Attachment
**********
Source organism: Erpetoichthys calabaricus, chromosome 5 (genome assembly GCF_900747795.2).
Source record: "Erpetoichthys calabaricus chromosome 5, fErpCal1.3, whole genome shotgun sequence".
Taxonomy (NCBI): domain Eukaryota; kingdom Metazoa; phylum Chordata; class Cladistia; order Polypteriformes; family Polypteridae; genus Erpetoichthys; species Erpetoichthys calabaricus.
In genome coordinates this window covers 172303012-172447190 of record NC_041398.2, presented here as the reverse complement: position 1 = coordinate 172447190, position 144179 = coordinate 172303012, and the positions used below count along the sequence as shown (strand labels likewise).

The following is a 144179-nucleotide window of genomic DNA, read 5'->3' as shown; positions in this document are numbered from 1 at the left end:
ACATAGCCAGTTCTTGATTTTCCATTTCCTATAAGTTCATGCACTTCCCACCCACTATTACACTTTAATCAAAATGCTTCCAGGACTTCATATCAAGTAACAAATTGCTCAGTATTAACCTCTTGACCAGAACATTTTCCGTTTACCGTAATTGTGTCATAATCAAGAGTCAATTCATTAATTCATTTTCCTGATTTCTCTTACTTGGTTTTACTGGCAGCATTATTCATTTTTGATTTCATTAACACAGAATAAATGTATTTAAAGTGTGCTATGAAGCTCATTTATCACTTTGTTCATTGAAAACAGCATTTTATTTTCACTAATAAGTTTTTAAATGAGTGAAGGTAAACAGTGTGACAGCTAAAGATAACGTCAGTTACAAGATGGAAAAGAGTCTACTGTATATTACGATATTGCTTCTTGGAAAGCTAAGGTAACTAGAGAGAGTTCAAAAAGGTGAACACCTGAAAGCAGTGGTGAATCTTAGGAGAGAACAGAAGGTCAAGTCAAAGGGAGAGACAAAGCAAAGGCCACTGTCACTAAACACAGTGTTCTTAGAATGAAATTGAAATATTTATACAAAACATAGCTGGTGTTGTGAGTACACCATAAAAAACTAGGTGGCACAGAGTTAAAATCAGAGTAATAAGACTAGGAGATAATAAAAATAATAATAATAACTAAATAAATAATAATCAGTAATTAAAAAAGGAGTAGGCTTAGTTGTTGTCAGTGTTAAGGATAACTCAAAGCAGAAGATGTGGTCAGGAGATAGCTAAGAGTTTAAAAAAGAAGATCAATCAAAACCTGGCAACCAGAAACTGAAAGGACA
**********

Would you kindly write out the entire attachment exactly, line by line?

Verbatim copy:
Source organism: Erpetoichthys calabaricus, chromosome 5 (genome assembly GCF_900747795.2).
Source record: "Erpetoichthys calabaricus chromosome 5, fErpCal1.3, whole genome shotgun sequence".
Taxonomy (NCBI): domain Eukaryota; kingdom Metazoa; phylum Chordata; class Cladistia; order Polypteriformes; family Polypteridae; genus Erpetoichthys; species Erpetoichthys calabaricus.
In genome coordinates this window covers 172303012-172447190 of record NC_041398.2, presented here as the reverse complement: position 1 = coordinate 172447190, position 144179 = coordinate 172303012, and the positions used below count along the sequence as shown (strand labels likewise).

The following is a 144179-nucleotide window of genomic DNA, read 5'->3' as shown; positions in this document are numbered from 1 at the left end:
ACATAGCCAGTTCTTGATTTTCCATTTCCTATAAGTTCATGCACTTCCCACCCACTATTACACTTTAATCAAAATGCTTCCAGGACTTCATATCAAGTAACAAATTGCTCAGTATTAACCTCTTGACCAGAACATTTTCCGTTTACCGTAATTGTGTCATAATCAAGAGTCAATTCATTAATTCATTTTCCTGATTTCTCTTACTTGGTTTTACTGGCAGCATTATTCATTTTTGATTTCATTAACACAGAATAAATGTATTTAAAGTGTGCTATGAAGCTCATTTATCACTTTGTTCATTGAAAACAGCATTTTATTTTCACTAATAAGTTTTTAAATGAGTGAAGGTAAACAGTGTGACAGCTAAAGATAACGTCAGTTACAAGATGGAAAAGAGTCTACTGTATATTACGATATTGCTTCTTGGAAAGCTAAGGTAACTAGAGAGAGTTCAAAAAGGTGAACACCTGAAAGCAGTGGTGAATCTTAGGAGAGAACAGAAGGTCAAGTCAAAGGGAGAGACAAAGCAAAGGCCACTGTCACTAAACACAGTGTTCTTAGAATGAAATTGAAATATTTATACAAAACATAGCTGGTGTTGTGAGTACACCATAAAAAACTAGGTGGCACAGAGTTAAAATCAGAGTAATAAGACTAGGAGATAATAAAAATAATAATAATAACTAAATAAATAATAATCAGTAATTAAAAAAGGAGTAGGCTTAGTTGTTGTCAGTGTTAAGGATAACTCAAAGCAGAAGATGTGGTCAGGAGATAGCTAAGAGTTTAAAAAAGAAGATCAATCAAAACCTGGCAACCAGAAACTGAAAGGACA